You and I were designed and created by God for a specific purpose - to bring glory to God.
A life of wasted potential is such a sad thing. How does one avoid this tragedy? By pursuing the purpose for which he was created and designed.
2 Corinthians 3:18 says
“All of us, then, reflect the glory of the Lord with uncovered faces; and that same glory, coming from the Lord, who is the Spirit, transforms us into his likeness in an ever greater degree of glory.” (Good News Translation)
Allow me to go all Greek on you for a sec. “Glory” is the translation of the Greek word “doxa,” which means honor, renown, the unspoken manifestation of God, splendor. We reflect God’s glory by being who He made us to be and doing what He made us to do. The privilege of reflecting God’s glory is our glory. The very definition of sin is to fall short of the glory of God. To fall short of our glory is the essence of sin.
Look, sin is not just about robbing banks or committing adultery, or gossiping. Sin is falling short of being what God intends me to be.
How do we fall short?
How do we get it back?
How do we keep it?
Falling Short of God’s Glory and Our Glory
A Stradivarius violin was designed and created by Antonio Stradivari for a purpose - to make beautiful music. The violin glorifies its designer/maker by doing what it was made to do—make beautiful music. I saw on Pinterest where a violin had been made into a planter. Cute, huh? Not so much for a $16 million Stradavarius. We cringe because we know that’s a waste of its potential, a violation of its design and purpose.
Here are my previous blog posts where the purposes of God for mankind have been explored.
Here is the music we are to make—living as Image Bearers, Stewards, Daughters, the Bride of Christ, and the Temple of the Holy Spirit. These things are to be the magnificent obsession of our lives, with every other thing insignificant in comparison.
The Stradavarius could serve as a planter, it would work. You could pursue wealth or popularity or comfort, but I believe the angels weep at the death of potential glory.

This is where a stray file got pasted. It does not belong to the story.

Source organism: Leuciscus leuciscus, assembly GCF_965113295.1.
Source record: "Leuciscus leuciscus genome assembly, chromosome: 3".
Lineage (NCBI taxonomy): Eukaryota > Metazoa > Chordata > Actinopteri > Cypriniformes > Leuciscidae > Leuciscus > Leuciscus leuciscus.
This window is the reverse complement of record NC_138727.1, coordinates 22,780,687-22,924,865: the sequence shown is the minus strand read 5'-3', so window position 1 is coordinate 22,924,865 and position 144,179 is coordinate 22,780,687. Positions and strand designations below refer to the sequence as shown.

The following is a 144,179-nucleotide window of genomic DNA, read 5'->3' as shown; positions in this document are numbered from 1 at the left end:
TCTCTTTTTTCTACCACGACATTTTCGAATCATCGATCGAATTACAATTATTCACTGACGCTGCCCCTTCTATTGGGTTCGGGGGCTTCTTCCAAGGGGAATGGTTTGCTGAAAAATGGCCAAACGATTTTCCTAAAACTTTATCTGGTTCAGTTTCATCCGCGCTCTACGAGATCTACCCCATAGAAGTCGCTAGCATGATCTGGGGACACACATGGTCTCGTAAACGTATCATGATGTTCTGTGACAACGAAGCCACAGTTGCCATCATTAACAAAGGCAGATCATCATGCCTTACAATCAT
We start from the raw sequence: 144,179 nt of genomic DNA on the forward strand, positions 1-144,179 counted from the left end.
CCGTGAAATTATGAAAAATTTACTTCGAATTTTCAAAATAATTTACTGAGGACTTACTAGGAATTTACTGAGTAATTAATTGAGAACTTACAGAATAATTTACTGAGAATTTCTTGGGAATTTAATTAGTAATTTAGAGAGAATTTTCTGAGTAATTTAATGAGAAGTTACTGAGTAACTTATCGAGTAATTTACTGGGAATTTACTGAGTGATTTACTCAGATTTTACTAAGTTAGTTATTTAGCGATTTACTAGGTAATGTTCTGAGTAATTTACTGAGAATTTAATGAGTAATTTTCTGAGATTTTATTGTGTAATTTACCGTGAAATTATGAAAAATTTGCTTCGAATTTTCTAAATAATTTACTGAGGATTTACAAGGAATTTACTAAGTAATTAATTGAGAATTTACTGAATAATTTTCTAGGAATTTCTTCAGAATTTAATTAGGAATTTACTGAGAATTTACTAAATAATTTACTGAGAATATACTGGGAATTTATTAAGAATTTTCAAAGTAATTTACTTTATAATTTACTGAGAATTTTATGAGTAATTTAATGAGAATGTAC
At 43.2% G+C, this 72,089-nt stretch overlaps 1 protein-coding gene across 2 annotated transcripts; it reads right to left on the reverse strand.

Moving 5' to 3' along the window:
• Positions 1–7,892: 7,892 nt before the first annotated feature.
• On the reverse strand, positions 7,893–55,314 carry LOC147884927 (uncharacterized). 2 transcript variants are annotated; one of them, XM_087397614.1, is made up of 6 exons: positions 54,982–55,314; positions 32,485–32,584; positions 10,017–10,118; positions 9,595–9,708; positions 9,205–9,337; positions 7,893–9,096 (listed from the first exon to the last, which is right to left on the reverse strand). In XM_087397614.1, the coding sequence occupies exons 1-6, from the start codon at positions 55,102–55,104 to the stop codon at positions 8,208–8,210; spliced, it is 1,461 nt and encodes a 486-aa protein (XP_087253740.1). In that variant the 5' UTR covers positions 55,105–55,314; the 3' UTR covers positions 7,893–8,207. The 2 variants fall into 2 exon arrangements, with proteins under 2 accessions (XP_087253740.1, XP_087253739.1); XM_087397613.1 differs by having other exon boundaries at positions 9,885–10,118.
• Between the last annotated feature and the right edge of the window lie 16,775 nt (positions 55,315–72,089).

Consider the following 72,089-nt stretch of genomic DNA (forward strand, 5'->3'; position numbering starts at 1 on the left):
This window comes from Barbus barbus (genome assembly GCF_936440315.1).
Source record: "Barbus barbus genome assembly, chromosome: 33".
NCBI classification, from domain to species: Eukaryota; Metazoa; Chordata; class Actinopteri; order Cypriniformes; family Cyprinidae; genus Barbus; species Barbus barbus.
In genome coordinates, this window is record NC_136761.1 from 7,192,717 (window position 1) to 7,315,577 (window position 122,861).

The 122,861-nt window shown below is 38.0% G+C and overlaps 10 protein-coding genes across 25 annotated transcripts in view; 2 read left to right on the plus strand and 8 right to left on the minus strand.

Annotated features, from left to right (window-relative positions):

Getting Back the Glory
How do we get the glory back? This is sort of a trick question because we don’t. Jesus already has. This is what He won back for us when He died on the cross. This is what He is restoring to us and us to. That’s why Paul can say in 2 Corinthians 3:8
“All of us, then, reflect the glory of the Lord with uncovered faces…”
All of us who are in Christ and have had our potential restored. As with all other spiritual blessings given to us by the Lord, the glory is ours—we just have to learn to walk in it.
Pursuing the Glory
Which leads to this question: How do we walk in it? How do we pursue our glory? It’s a lifelong process, learning to live out every single day who God says we are.
“…that same glory, coming from the Lord, who is the Spirit, transforms us into his likeness in an ever greater degree of glory.”
But some foundational decisions must be made.
I must reject the idolatry of pursuing any other primary purpose such as wealth or comfort.
I must be diligent to discern how God has designed me personally, because each of us is unique.
I must commit to following God rather than the world, because the world will lead me to be a stupid planter rather than the glory-reflecting instrument I truly am.
Don’t settle! Make beautiful music! Relentlessly pursue God’s glory by pursuing your glory!
You can learn about your Kingdom Assignment in my book The Four Elements of Your Kingdom Assignment: How to Discover Your Place in God's Kingdom.
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